The first portion of the paper focuses on two particular works of art, Guy Ernest Debord’s Naked City and Jane and Louise Wilson’s A Free and Anonymous Monument, and examines the ways in which both works, despite their different contexts and media, employ an aesthetics of fragmentation and reconfiguration. Debord’s Naked City, first published in 1957 by the MIBI (Mouvement Internationale pour un Bauhaus Imaginiste), displays a generic Plan de Paris cut up into nineteen different sections, scattered on a piece of paper, and connected to one another only through red directional arrows. With an absolute disregard for both spatial and directional relations, The Naked City disrupts the false continuity of the Plan de Paris and, in so doing, exposes the violent, homogenizing logic of capitalist aesthetics. This paper argues that Jane and Louise Wilson’s 2004 video installation, A Free and Anonymous Monument, utilizes a similar aesthetic of fragmentation and reconfiguration, deconstructing maps and cartographic practices (envisioned very loosely here), as a means of criticizing the homogenizing logic of capitalist constructions of space. The second part of the paper, takes into account Marcus Doel’s critique of “slice and stitch” methodology as a means of articulating difference employed very literally within both works and argument for the enactment of a moving and mobilized non-representational theory, depicted as performance. In opposition, but also alongside Doel, I argue that a work of art can maintain a “slice and stitch” method while also being performative. Examining Debord’s Naked City and Jane and Louise Wilson’s A Free and Anonymous Monument, the paper links the performative nature of both works to Gilles Deleuze’s concept of the Erewhon - “an originary ‘nowhere’ and the displaced, disguised, modified and always re-created ‘here-and-now’”. The paper contends that the nature of the Erewhon, as simultaneously One and Multiple, is dependent upon the various foldings that take place. Consequently, I argue that the aesthetics of fragmentation and reconfiguration are bound up with the performative folding, and allow for criticality and potentiality to function alongside one another in a work of art.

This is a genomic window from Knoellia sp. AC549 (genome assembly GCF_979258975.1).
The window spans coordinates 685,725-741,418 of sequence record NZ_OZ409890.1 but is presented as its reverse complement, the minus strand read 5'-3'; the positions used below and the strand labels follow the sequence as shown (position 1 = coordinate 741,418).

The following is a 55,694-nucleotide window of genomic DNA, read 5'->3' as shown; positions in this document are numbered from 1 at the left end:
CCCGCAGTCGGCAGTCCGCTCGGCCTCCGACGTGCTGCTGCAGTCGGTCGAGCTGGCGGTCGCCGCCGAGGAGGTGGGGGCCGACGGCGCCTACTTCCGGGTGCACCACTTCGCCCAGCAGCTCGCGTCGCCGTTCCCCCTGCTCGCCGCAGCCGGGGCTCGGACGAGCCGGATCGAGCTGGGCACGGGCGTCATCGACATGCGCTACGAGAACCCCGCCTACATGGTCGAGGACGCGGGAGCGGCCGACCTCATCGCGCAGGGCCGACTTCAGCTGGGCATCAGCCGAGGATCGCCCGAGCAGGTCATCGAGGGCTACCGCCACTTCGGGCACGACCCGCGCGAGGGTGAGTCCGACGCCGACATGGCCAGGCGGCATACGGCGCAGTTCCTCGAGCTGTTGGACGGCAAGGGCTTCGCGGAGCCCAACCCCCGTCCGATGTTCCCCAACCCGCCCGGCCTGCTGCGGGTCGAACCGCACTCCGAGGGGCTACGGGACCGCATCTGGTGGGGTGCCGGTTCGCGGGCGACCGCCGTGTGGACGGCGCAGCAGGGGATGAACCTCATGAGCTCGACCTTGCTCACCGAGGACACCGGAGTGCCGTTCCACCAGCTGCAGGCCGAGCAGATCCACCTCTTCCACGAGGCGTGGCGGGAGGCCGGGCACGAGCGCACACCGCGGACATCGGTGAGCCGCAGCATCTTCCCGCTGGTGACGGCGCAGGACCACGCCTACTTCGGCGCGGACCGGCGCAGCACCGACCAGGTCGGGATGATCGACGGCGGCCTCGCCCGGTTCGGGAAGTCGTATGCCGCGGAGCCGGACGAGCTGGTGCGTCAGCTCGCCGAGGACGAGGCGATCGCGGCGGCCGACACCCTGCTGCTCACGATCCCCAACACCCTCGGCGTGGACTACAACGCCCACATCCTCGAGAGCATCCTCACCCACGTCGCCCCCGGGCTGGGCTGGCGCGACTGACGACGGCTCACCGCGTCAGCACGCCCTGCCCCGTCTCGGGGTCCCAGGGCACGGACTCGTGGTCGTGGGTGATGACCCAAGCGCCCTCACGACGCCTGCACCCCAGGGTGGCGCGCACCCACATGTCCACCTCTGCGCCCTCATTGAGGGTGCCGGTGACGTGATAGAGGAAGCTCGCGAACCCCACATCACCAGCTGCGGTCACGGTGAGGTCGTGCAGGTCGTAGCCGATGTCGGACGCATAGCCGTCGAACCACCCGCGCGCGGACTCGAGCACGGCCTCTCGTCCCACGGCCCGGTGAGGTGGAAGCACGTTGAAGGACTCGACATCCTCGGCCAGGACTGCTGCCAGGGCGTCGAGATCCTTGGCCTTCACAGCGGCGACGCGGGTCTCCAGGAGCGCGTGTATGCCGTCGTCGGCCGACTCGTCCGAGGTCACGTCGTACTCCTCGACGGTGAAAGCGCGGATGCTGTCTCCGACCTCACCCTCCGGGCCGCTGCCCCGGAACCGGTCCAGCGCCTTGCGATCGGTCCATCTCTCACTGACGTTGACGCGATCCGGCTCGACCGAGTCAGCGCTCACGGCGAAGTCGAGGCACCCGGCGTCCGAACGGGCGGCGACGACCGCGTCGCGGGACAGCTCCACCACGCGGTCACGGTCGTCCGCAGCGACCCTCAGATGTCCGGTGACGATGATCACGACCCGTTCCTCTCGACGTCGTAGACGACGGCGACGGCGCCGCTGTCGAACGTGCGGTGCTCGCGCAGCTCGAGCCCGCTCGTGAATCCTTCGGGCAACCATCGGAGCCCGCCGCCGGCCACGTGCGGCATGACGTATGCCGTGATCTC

|Keywords:||Guy Ernest Debord, Situationist International, Jane and Louise Wilson, Performative, Gilles Deleuze, Erewhon, Folds, Foldings, Marcus Doel|
Graduate Student, Art History Department, Stony Brook University, New York, New York, USA
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